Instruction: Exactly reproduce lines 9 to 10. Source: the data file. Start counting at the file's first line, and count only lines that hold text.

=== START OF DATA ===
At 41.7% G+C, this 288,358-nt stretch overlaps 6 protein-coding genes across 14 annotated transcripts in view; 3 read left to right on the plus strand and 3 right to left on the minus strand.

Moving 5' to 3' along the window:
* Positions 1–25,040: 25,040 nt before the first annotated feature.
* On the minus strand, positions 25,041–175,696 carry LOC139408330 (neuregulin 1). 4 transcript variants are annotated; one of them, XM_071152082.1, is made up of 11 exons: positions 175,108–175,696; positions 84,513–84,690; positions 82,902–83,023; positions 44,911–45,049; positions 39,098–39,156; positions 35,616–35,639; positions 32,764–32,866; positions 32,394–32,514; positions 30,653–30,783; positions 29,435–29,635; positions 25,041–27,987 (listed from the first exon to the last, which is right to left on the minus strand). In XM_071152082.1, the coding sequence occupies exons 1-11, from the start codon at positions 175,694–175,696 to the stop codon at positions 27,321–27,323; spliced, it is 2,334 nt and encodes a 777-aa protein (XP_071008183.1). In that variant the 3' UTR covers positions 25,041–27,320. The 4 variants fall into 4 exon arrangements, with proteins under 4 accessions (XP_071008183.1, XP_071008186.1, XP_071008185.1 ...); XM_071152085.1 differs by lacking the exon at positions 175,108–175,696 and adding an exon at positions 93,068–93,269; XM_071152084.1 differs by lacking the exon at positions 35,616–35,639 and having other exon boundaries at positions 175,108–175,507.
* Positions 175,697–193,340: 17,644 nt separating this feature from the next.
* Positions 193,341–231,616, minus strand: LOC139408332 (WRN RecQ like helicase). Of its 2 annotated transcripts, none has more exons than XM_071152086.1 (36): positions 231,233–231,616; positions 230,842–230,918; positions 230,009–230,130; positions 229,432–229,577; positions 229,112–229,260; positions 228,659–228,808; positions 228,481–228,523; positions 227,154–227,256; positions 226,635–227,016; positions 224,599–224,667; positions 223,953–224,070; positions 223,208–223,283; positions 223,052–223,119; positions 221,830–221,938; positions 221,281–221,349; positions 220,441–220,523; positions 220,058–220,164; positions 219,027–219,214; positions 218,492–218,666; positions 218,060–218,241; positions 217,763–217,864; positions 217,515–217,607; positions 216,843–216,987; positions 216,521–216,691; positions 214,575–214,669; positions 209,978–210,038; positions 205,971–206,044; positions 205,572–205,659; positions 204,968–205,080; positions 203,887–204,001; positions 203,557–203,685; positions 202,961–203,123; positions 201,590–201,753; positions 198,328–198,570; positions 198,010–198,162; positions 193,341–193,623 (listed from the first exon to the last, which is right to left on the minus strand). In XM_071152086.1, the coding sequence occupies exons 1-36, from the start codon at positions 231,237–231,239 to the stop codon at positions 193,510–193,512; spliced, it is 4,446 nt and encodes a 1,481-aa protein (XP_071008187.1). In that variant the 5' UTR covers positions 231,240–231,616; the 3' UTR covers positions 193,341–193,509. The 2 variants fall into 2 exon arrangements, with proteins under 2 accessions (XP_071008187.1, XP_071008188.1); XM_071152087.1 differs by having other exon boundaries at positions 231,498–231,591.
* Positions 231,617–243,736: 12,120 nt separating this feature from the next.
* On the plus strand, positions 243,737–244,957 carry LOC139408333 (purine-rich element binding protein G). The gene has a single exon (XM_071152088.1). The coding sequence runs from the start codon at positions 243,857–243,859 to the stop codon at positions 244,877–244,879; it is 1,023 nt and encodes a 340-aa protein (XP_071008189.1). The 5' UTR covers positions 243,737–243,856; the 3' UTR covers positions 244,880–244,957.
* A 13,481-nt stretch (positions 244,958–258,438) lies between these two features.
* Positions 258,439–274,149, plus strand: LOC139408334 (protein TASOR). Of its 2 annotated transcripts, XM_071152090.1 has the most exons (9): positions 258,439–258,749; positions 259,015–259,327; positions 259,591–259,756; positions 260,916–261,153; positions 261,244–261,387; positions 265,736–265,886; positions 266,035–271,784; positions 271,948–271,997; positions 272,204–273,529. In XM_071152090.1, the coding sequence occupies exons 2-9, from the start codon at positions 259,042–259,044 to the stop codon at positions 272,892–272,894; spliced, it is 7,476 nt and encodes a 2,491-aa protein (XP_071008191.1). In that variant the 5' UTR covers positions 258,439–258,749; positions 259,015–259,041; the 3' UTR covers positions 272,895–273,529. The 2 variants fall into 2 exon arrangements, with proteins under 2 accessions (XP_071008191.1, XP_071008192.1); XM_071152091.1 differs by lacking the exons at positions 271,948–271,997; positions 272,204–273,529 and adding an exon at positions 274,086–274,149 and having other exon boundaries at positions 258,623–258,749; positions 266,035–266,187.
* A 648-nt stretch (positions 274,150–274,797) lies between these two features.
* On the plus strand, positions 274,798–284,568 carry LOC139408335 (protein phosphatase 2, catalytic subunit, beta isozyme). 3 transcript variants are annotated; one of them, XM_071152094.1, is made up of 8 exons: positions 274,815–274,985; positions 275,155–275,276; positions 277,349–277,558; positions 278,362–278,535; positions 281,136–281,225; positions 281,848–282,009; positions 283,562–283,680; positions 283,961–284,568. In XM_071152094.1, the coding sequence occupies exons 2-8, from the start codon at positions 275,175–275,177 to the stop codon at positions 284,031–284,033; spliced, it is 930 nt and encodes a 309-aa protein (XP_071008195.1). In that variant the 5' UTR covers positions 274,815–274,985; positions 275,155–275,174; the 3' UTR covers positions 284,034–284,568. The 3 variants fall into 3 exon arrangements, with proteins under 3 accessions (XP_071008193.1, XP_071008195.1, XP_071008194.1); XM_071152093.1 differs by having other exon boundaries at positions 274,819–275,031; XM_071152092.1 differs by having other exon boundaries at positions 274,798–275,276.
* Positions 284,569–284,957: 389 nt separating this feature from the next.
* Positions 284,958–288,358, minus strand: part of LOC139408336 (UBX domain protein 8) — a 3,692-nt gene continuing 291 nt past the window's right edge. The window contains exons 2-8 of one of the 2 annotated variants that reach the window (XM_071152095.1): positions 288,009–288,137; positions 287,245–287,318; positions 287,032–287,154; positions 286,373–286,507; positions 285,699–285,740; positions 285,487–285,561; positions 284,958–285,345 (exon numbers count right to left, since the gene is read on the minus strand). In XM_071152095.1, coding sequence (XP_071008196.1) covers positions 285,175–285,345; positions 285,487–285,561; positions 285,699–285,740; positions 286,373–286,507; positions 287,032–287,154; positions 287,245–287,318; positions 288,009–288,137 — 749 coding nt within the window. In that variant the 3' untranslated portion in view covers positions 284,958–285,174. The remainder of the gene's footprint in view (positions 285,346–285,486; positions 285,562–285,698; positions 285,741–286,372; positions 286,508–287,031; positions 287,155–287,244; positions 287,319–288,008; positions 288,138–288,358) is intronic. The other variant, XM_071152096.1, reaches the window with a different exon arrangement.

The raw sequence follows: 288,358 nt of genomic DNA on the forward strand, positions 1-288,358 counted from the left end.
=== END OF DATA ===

* A 13,481-nt stretch (positions 244,958–258,438) lies between these two features.
* Positions 258,439–274,149, plus strand: LOC139408334 (protein TASOR). Of its 2 annotated transcripts, XM_071152090.1 has the most exons (9): positions 258,439–258,749; positions 259,015–259,327; positions 259,591–259,756; positions 260,916–261,153; positions 261,244–261,387; positions 265,736–265,886; positions 266,035–271,784; positions 271,948–271,997; positions 272,204–273,529. In XM_071152090.1, the coding sequence occupies exons 2-9, from the start codon at positions 259,042–259,044 to the stop codon at positions 272,892–272,894; spliced, it is 7,476 nt and encodes a 2,491-aa protein (XP_071008191.1). In that variant the 5' UTR covers positions 258,439–258,749; positions 259,015–259,041; the 3' UTR covers positions 272,895–273,529. The 2 variants fall into 2 exon arrangements, with proteins under 2 accessions (XP_071008191.1, XP_071008192.1); XM_071152091.1 differs by lacking the exons at positions 271,948–271,997; positions 272,204–273,529 and adding an exon at positions 274,086–274,149 and having other exon boundaries at positions 258,623–258,749; positions 266,035–266,187.